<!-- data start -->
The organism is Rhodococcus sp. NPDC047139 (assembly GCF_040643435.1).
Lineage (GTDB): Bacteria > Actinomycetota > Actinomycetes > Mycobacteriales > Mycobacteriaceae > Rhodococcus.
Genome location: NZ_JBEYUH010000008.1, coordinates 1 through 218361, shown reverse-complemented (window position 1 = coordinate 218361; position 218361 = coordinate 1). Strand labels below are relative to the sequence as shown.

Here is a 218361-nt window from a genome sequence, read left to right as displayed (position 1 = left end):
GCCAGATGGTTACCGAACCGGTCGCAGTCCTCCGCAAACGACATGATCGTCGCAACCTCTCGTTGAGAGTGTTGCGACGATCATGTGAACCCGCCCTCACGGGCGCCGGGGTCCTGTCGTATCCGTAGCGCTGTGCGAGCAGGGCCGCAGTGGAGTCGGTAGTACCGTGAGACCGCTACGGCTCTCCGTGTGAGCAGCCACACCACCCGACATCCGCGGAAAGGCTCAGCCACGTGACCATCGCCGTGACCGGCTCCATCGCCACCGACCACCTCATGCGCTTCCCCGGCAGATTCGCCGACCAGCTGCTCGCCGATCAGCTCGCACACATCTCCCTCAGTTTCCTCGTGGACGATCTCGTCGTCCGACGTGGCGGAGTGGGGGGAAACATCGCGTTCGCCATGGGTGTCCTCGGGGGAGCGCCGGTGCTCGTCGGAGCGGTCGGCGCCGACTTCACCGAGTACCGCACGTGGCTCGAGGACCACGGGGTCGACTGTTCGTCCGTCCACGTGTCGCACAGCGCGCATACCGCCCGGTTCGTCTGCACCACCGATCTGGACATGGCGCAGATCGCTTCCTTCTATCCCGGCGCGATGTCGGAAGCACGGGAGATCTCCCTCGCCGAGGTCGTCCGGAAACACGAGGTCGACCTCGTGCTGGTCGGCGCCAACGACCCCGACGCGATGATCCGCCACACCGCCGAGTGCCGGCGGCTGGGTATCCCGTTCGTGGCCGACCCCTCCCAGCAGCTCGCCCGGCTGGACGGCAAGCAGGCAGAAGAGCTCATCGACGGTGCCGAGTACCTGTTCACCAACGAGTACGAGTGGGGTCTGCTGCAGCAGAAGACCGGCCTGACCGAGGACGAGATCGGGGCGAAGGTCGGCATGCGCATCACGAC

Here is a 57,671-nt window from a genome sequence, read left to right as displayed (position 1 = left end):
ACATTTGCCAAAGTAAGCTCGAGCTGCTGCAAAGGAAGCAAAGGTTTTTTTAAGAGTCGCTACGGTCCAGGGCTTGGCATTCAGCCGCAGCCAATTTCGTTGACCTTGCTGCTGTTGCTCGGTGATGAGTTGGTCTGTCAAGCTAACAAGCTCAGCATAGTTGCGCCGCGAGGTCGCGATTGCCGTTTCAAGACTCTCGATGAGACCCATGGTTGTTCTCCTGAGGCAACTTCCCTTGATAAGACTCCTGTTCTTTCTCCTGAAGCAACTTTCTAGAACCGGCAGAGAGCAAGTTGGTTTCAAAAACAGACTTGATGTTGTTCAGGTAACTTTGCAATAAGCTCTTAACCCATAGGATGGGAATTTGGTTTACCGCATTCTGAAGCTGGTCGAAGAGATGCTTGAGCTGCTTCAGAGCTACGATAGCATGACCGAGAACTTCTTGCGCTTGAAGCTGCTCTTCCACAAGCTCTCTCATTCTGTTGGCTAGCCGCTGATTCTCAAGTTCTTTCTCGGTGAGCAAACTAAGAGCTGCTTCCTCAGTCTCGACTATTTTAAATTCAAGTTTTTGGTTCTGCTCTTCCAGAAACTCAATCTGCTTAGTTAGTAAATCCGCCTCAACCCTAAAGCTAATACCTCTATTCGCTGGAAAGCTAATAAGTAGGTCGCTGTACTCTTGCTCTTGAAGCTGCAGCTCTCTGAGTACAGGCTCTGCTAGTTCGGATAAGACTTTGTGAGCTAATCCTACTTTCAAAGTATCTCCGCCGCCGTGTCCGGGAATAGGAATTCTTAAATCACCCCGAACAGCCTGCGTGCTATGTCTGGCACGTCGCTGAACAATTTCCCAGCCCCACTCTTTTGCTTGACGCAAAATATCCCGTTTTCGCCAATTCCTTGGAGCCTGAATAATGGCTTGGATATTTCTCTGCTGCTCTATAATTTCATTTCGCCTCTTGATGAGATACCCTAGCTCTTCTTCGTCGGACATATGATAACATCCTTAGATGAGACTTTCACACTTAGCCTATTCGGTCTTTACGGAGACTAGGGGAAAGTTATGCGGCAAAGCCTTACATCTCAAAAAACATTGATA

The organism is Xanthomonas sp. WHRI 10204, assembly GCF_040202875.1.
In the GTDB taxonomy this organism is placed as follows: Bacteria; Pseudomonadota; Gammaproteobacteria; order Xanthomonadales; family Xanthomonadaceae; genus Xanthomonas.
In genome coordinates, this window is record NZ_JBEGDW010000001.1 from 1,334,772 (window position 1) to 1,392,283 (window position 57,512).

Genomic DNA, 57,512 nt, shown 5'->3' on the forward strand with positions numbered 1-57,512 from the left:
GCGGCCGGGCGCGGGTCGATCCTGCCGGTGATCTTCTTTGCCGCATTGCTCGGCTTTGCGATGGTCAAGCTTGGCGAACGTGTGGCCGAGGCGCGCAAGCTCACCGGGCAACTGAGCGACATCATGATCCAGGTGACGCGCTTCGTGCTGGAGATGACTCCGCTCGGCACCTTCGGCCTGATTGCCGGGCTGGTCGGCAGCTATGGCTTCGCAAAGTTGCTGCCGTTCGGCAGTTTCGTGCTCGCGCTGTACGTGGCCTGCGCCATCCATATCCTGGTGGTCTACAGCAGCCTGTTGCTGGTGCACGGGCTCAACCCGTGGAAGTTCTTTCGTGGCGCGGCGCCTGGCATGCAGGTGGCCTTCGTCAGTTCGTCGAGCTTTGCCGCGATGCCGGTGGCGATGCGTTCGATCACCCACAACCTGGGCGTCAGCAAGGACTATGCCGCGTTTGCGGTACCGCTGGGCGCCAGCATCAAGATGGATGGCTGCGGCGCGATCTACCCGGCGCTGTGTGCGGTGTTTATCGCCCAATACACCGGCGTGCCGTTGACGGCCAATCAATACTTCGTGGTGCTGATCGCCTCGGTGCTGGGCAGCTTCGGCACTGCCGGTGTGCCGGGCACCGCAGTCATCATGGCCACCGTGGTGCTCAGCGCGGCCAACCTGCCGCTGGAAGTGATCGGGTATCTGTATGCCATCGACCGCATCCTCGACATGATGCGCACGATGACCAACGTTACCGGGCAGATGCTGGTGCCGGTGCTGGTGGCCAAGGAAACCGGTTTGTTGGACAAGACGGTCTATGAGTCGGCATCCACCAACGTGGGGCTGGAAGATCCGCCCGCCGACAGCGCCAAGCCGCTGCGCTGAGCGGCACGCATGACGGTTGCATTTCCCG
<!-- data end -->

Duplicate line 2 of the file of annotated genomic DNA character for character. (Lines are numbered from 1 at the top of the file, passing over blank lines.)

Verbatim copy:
Lineage (GTDB): Bacteria > Actinomycetota > Actinomycetes > Mycobacteriales > Mycobacteriaceae > Rhodococcus.